Child Support
Child support is ordered in almost every case involving the establishment of conservatorship rights and delineation of possession schedules between two parents.  Under the Texas Family Code, the obligor (the individual responsible for paying child support) is required to pay a percentage of his or her net monthly resources based upon guideline standards adopted by the legislature.  
Those guidelines provide that the following percentages of an obligor’s net monthly resources shall be paid as child support based on the number of kids the individual is responsible for:
  • 1 Child = 20%
  • 2 Children = 25%
  • 3 Children = 30%
  • 4 Children = 35%
  • 5 Children = 40%
  • 6+ Children = Not less than 40%
These guideline percentages cover most situations that will arise when dealing with a child support obligation in a standard family law case.

But there are countless variables that could potentially come into play that would seemingly have an impact on either the amount of child support that should be paid, or the obligor’s ability to pay that amount.  While it is impossible to write a statute that would cover every potential variable, the legislature has crafted a number of ancillary statutes that address certain categories of these variables and are used to support the main framework and application of our guideline standards.

Here are a few of those supporting provisions that may find their way into your next child support situation:

  • Net Resources of Spouse – When your ex-husband marries the CEO of a large pharmaceutical company and their combined annual salary is twenty times what he previously reported for purposes of calculating his child support, the legislature decided that none of a new spouse’s income can be considered when calculating his child support obligation.  So despite the fact that he will now be living in 5,000+ square feet, his child support will still be at the 1,700 square foot level.
  • Wage and Salary Presumption – It is not all that uncommon, especially in situations of economic decline, for a person who is required to pay child support to argue to the Court that they are unemployed and not able to pay anything.  Additionally, there may also be situations where the obligor simply does not show up to a hearing and refuses to participate in the legal process.  Either way, the legislature has decided that even if an obligor is unemployed or fails to show up and present evidence on his income, the Court shall presume that the individual has income equal to the federal minimum wage for a 40-hour week, and it will apply the guidelines to that imputed amount.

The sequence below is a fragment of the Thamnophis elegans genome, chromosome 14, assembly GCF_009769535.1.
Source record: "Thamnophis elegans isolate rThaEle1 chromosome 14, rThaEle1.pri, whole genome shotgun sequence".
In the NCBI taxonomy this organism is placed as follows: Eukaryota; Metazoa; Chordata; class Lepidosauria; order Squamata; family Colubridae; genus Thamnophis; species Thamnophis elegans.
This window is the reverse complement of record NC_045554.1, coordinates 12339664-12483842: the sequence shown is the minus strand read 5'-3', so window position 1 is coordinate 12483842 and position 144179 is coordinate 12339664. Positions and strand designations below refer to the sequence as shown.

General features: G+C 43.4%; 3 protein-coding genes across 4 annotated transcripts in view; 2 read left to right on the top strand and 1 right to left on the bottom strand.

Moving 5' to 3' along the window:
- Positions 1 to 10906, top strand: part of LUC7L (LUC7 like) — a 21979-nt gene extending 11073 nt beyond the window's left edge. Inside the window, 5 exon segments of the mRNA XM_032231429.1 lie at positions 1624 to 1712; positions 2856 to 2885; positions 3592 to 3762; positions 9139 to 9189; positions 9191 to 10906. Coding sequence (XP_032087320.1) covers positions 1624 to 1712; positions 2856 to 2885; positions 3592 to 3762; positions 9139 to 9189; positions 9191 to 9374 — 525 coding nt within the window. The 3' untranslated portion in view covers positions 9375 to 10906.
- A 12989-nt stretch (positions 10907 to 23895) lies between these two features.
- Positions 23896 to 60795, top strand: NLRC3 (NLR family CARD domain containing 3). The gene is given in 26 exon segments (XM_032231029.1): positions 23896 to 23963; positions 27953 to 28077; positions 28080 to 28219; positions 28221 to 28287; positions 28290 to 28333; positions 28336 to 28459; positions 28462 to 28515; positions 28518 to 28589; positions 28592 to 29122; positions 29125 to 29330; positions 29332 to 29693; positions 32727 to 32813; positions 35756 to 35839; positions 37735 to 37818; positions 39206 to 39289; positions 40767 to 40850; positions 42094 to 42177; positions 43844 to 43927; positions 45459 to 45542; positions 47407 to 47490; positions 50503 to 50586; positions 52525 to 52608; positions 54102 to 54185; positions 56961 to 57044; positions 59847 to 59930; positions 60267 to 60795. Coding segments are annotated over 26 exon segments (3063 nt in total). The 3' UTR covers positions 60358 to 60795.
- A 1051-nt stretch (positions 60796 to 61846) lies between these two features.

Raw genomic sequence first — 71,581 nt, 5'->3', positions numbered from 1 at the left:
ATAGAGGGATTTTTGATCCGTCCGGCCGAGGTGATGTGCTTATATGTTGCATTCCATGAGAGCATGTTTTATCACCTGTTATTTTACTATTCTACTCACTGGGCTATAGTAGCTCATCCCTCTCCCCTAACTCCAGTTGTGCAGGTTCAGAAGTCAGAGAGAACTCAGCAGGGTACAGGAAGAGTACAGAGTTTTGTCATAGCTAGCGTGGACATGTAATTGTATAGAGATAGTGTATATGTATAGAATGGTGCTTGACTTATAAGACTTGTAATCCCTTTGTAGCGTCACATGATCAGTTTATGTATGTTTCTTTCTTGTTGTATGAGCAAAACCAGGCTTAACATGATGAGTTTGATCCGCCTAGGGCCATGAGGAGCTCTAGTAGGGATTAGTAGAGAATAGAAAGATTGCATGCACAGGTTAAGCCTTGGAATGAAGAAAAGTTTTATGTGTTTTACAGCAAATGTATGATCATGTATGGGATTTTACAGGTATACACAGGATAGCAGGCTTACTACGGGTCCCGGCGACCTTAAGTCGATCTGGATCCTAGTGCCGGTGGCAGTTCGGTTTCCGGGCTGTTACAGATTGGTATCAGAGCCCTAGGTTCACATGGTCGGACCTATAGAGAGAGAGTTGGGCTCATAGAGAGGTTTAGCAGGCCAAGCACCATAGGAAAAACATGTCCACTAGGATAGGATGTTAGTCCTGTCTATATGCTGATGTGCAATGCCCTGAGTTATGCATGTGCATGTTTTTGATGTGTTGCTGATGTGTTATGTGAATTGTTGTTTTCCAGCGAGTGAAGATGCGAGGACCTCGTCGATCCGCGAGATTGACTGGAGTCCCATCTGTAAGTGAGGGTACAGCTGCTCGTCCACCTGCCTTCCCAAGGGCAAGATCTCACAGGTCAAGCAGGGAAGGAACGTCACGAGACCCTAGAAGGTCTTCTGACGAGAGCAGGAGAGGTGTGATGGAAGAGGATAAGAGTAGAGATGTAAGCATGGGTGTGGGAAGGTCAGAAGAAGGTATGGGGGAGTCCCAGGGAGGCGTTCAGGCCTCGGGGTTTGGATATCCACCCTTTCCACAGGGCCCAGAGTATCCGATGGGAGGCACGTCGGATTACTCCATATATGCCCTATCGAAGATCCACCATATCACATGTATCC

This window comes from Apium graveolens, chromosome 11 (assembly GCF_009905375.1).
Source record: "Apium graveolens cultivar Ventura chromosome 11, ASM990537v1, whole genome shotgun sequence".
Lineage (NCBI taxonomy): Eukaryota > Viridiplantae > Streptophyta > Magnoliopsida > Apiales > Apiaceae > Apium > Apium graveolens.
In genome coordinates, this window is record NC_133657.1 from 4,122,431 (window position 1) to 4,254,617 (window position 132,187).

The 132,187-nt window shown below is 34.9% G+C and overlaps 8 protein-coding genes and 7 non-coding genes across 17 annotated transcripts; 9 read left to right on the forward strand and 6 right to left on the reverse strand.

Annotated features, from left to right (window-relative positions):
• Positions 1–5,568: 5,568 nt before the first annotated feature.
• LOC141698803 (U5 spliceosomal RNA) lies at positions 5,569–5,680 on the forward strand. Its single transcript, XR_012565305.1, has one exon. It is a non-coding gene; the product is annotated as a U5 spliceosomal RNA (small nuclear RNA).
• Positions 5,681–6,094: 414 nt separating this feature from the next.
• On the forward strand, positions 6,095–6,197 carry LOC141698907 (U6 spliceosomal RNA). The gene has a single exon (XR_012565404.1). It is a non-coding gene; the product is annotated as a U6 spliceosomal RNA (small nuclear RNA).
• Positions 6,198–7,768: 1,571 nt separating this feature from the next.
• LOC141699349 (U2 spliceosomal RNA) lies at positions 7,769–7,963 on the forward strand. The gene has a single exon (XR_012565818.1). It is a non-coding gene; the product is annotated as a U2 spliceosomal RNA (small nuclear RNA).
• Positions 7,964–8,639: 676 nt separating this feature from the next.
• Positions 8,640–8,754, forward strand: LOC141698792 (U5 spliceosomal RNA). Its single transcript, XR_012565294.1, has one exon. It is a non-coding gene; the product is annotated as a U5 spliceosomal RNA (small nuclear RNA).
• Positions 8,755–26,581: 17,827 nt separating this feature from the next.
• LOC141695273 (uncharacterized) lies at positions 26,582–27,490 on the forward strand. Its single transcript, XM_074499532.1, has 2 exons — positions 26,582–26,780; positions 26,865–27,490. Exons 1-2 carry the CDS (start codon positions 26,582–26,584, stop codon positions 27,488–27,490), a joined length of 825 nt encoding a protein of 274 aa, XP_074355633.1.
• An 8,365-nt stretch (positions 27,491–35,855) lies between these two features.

• Self-Employment Income – When the obligor is self-employed and is running their own business, it can often be difficult to surmise their net monthly resources.  In order to adjust for the way in which individuals might use their business to provide themselves with benefits that would not otherwise be strictly defined as income (e.g., a company car; meals; payment of rent; cell phone; insurance coverage; etc.), the legislature has given authority to the Court to deem such benefits as income for purpose of applying support guidelines.
  • Intentional Underemployment – It is well-documented that human beings will go to great lengths to save a buck, whether it be spending $10 to save $2, or buying twelve bottles of shampoo to get a 5% discount on the purchase.  This fact of human nature has a knack for working its way into the child support equation, and potential obligors were going to great lengths to avoid or reduce the amount of their child support obligations.  An example of a particularly great length would be the obligor who was making $200,000 annually who decides to take a different position paying $50,000 to artificially lower their child support obligation.

    The legislature gives the Court authority to apply support guidelines to the earning potential of the obligor rather than the actual earnings when the obligor is intentionally underemployed. There are exceptions to this, however, and application of this rule will typically involve a close look into the intent of the obligor.

  • Deemed Income – For the obligor that happens to own significant non-liquid, non-income producing assets, the legislature has authorized the Court to assign a reasonable amount of deemed income that is attributable to such fixed assets.  In doing so, the Court is required to consider whether certain property that is not producing income can be liquidated without an unreasonable financial sacrifice because of cyclical or other market conditions.  Additionally, in situations where there might not be an effective market for the property held by the obligor, the Court must also take into account the carrying costs of such investments, including property taxes and note payments, which should be offset against any income that is to be attributed to the property.
Ultimately, the child support guidelines adopted by our legislature and applied by our Courts are meant to provide a ready-made framework that can be efficiently and equally applied to most cases.  For those cases involving unique variables that make the standard application difficult, the ancillary provisions mentioned above provide additional guidance and flexibility.  These provisions typically require fact-intensive analysis and can be extremely nuanced in their application, so if you are facing a child support issue, it is important to ensure that you have an experienced and knowledgeable attorney on your side to help guide you through the process.
Share this article.

About Bryce Hopson

Bryce Hopson is an associate attorney at Hance Law Group. Bryce excels in breaking down complicated legal issues and examining them with his clients in a clear, comprehensible, and concise manner.